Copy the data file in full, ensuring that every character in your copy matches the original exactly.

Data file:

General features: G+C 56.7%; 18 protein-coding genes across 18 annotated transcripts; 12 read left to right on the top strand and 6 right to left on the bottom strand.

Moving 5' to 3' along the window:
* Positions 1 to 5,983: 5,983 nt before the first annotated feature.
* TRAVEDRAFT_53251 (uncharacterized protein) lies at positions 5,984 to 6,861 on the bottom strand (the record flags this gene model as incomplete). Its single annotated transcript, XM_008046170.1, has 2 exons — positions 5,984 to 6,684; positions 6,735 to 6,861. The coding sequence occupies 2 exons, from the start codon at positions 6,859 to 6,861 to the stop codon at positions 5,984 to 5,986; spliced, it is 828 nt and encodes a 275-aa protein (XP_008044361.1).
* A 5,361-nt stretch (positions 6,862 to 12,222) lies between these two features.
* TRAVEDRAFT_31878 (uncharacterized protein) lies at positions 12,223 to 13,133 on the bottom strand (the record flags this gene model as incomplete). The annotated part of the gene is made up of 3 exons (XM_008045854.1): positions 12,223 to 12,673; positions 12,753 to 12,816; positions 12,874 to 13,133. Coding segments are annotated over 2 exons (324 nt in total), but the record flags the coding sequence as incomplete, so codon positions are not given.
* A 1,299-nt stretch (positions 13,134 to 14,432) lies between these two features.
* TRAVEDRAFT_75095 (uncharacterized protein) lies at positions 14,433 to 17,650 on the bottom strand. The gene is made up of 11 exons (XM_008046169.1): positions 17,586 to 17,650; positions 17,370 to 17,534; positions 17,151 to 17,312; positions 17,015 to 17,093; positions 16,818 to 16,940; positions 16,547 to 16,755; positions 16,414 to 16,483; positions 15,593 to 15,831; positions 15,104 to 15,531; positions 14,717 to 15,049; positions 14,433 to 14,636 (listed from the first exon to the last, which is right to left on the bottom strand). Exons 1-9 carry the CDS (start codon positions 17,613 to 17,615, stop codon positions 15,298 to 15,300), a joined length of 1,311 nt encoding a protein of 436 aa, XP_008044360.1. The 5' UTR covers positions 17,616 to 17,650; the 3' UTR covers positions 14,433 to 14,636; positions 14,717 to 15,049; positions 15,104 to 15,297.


General features: G+C 56.7%; 18 protein-coding genes across 18 annotated transcripts; 12 read left to right on the top strand and 6 right to left on the bottom strand.

Moving 5' to 3' along the window:
* Positions 1 to 5,983: 5,983 nt before the first annotated feature.
* TRAVEDRAFT_53251 (uncharacterized protein) lies at positions 5,984 to 6,861 on the bottom strand (the record flags this gene model as incomplete). Its single annotated transcript, XM_008046170.1, has 2 exons — positions 5,984 to 6,684; positions 6,735 to 6,861. The coding sequence occupies 2 exons, from the start codon at positions 6,859 to 6,861 to the stop codon at positions 5,984 to 5,986; spliced, it is 828 nt and encodes a 275-aa protein (XP_008044361.1).
* A 5,361-nt stretch (positions 6,862 to 12,222) lies between these two features.
* TRAVEDRAFT_31878 (uncharacterized protein) lies at positions 12,223 to 13,133 on the bottom strand (the record flags this gene model as incomplete). The annotated part of the gene is made up of 3 exons (XM_008045854.1): positions 12,223 to 12,673; positions 12,753 to 12,816; positions 12,874 to 13,133. Coding segments are annotated over 2 exons (324 nt in total), but the record flags the coding sequence as incomplete, so codon positions are not given.
* A 1,299-nt stretch (positions 13,134 to 14,432) lies between these two features.
* TRAVEDRAFT_75095 (uncharacterized protein) lies at positions 14,433 to 17,650 on the bottom strand. The gene is made up of 11 exons (XM_008046169.1): positions 17,586 to 17,650; positions 17,370 to 17,534; positions 17,151 to 17,312; positions 17,015 to 17,093; positions 16,818 to 16,940; positions 16,547 to 16,755; positions 16,414 to 16,483; positions 15,593 to 15,831; positions 15,104 to 15,531; positions 14,717 to 15,049; positions 14,433 to 14,636 (listed from the first exon to the last, which is right to left on the bottom strand). Exons 1-9 carry the CDS (start codon positions 17,613 to 17,615, stop codon positions 15,298 to 15,300), a joined length of 1,311 nt encoding a protein of 436 aa, XP_008044360.1. The 5' UTR covers positions 17,616 to 17,650; the 3' UTR covers positions 14,433 to 14,636; positions 14,717 to 15,049; positions 15,104 to 15,297.